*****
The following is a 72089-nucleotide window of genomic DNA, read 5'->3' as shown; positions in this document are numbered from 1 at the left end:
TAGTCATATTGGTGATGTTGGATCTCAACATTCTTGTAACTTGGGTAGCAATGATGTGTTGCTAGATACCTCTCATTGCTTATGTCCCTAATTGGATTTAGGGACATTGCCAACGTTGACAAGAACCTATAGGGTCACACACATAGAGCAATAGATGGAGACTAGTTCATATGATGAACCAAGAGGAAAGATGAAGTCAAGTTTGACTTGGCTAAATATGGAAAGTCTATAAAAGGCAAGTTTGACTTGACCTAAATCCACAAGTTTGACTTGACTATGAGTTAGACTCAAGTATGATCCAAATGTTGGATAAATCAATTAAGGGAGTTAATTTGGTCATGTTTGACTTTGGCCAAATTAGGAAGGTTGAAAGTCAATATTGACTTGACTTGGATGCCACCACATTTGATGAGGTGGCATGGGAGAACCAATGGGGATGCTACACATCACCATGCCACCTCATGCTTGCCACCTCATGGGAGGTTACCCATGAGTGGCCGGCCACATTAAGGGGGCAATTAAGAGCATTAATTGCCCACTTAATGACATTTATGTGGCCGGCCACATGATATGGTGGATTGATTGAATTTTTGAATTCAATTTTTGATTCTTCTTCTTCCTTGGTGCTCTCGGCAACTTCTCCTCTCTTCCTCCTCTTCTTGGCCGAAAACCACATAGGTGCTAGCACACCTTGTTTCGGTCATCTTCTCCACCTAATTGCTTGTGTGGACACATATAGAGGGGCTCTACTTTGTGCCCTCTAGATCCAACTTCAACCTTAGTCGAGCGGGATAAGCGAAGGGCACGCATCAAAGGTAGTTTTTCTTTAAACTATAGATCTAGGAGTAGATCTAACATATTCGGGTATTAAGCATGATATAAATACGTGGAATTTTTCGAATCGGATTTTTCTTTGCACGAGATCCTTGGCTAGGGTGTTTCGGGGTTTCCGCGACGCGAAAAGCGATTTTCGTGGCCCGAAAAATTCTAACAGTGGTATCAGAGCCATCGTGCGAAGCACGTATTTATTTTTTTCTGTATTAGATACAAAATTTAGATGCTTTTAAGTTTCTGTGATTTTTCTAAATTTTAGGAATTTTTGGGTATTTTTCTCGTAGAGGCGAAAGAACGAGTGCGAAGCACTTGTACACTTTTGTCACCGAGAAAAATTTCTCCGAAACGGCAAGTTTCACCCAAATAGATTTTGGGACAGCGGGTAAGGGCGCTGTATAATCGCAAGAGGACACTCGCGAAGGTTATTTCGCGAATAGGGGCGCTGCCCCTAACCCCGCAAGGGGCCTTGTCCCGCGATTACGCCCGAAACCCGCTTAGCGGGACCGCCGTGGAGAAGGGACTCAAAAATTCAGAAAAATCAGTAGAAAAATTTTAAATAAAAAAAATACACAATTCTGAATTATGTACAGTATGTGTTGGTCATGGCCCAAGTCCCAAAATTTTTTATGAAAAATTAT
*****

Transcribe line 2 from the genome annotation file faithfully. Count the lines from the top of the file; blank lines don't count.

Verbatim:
TAGTCATATTGGTGATGTTGGATCTCAACATTCTTGTAACTTGGGTAGCAATGATGTGTTGCTAGATACCTCTCATTGCTTATGTCCCTAATTGGATTTAGGGACATTGCCAACGTTGACAAGAACCTATAGGGTCACACACATAGAGCAATAGATGGAGACTAGTTCATATGATGAACCAAGAGGAAAGATGAAGTCAAGTTTGACTTGGCTAAATATGGAAAGTCTATAAAAGGCAAGTTTGACTTGACCTAAATCCACAAGTTTGACTTGACTATGAGTTAGACTCAAGTATGATCCAAATGTTGGATAAATCAATTAAGGGAGTTAATTTGGTCATGTTTGACTTTGGCCAAATTAGGAAGGTTGAAAGTCAATATTGACTTGACTTGGATGCCACCACATTTGATGAGGTGGCATGGGAGAACCAATGGGGATGCTACACATCACCATGCCACCTCATGCTTGCCACCTCATGGGAGGTTACCCATGAGTGGCCGGCCACATTAAGGGGGCAATTAAGAGCATTAATTGCCCACTTAATGACATTTATGTGGCCGGCCACATGATATGGTGGATTGATTGAATTTTTGAATTCAATTTTTGATTCTTCTTCTTCCTTGGTGCTCTCGGCAACTTCTCCTCTCTTCCTCCTCTTCTTGGCCGAAAACCACATAGGTGCTAGCACACCTTGTTTCGGTCATCTTCTCCACCTAATTGCTTGTGTGGACACATATAGAGGGGCTCTACTTTGTGCCCTCTAGATCCAACTTCAACCTTAGTCGAGCGGGATAAGCGAAGGGCACGCATCAAAGGTAGTTTTTCTTTAAACTATAGATCTAGGAGTAGATCTAACATATTCGGGTATTAAGCATGATATAAATACGTGGAATTTTTCGAATCGGATTTTTCTTTGCACGAGATCCTTGGCTAGGGTGTTTCGGGGTTTCCGCGACGCGAAAAGCGATTTTCGTGGCCCGAAAAATTCTAACAGTGGTATCAGAGCCATCGTGCGAAGCACGTATTTATTTTTTTCTGTATTAGATACAAAATTTAGATGCTTTTAAGTTTCTGTGATTTTTCTAAATTTTAGGAATTTTTGGGTATTTTTCTCGTAGAGGCGAAAGAACGAGTGCGAAGCACTTGTACACTTTTGTCACCGAGAAAAATTTCTCCGAAACGGCAAGTTTCACCCAAATAGATTTTGGGACAGCGGGTAAGGGCGCTGTATAATCGCAAGAGGACACTCGCGAAGGTTATTTCGCGAATAGGGGCGCTGCCCCTAACCCCGCAAGGGGCCTTGTCCCGCGATTACGCCCGAAACCCGCTTAGCGGGACCGCCGTGGAGAAGGGACTCAAAAATTCAGAAAAATCAGTAGAAAAATTTTAAATAAAAAAAATACACAATTCTGAATTATGTACAGTATGTGTTGGTCATGGCCCAAGTCCCAAAATTTTTTATGAAAAATTAT